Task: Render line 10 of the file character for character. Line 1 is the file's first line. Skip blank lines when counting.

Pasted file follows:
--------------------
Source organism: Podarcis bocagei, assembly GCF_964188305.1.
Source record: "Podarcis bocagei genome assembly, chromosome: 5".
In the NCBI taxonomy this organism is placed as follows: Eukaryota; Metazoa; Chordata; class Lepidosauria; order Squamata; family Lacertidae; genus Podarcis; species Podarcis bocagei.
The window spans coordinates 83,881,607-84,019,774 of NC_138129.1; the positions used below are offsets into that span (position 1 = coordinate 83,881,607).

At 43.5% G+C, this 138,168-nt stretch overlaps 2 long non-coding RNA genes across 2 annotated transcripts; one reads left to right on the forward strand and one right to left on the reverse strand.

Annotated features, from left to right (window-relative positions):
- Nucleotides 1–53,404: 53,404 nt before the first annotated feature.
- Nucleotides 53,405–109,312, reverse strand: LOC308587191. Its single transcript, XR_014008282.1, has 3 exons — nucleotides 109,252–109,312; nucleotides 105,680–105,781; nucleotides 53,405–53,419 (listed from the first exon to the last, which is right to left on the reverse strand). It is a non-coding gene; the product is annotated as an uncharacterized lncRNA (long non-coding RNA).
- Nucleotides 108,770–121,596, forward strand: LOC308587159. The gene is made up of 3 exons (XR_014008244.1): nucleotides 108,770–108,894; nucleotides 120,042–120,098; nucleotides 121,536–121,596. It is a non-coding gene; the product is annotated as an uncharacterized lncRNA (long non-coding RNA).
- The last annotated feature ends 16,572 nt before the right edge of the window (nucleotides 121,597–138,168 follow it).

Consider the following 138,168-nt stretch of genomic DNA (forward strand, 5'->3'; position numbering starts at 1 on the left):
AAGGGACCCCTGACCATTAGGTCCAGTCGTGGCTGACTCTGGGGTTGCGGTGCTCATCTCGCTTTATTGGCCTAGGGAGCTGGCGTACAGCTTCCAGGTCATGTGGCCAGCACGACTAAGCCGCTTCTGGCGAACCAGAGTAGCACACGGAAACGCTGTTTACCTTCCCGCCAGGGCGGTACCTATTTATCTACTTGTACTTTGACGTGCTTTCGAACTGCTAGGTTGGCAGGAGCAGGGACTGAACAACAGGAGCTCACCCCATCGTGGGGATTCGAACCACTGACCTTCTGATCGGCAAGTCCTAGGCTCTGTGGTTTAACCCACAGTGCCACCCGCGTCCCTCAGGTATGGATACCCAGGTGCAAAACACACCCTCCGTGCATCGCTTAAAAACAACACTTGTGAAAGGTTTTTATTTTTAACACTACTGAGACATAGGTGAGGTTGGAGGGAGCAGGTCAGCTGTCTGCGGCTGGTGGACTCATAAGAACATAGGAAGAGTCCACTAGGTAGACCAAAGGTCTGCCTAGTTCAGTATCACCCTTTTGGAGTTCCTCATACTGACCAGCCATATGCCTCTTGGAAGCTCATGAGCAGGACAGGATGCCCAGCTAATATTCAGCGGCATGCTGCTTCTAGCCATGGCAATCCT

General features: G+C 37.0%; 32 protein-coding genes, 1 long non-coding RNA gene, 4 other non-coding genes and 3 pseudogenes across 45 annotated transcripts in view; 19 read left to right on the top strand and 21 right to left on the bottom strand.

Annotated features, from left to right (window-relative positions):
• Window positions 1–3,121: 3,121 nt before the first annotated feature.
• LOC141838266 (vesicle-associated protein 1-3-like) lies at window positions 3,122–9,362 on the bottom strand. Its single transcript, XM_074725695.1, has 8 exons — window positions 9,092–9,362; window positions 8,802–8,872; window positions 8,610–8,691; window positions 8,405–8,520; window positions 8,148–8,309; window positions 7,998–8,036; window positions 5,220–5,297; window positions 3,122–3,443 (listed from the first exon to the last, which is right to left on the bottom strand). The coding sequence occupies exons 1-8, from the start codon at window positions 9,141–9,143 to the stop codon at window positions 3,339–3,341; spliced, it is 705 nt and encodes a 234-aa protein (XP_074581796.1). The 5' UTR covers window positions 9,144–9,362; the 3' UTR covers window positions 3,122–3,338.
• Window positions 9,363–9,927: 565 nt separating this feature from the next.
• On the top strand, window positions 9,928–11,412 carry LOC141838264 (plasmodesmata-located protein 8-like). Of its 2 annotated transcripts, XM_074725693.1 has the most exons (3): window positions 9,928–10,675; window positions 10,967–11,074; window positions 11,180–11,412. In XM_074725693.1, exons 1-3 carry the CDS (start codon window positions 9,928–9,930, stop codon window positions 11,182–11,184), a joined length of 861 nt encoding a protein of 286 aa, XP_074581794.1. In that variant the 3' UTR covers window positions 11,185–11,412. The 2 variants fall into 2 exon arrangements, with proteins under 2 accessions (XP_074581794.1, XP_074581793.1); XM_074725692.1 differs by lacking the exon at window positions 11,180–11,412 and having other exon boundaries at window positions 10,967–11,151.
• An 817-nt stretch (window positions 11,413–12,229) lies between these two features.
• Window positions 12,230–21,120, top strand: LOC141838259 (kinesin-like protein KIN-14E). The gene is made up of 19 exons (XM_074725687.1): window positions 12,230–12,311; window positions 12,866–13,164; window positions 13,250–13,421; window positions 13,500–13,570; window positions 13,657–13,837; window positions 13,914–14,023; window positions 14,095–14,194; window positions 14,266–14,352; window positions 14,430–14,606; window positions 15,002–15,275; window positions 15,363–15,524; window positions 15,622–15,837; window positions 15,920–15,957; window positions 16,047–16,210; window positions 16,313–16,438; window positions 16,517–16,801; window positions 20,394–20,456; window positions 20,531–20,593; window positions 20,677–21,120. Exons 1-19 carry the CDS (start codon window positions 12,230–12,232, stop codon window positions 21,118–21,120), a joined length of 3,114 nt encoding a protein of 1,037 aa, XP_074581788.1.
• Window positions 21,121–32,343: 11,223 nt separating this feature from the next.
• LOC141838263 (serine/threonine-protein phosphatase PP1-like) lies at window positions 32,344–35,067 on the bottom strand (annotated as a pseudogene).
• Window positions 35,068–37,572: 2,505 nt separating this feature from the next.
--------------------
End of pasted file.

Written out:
- The last annotated feature ends 16,572 nt before the right edge of the window (nucleotides 121,597–138,168 follow it).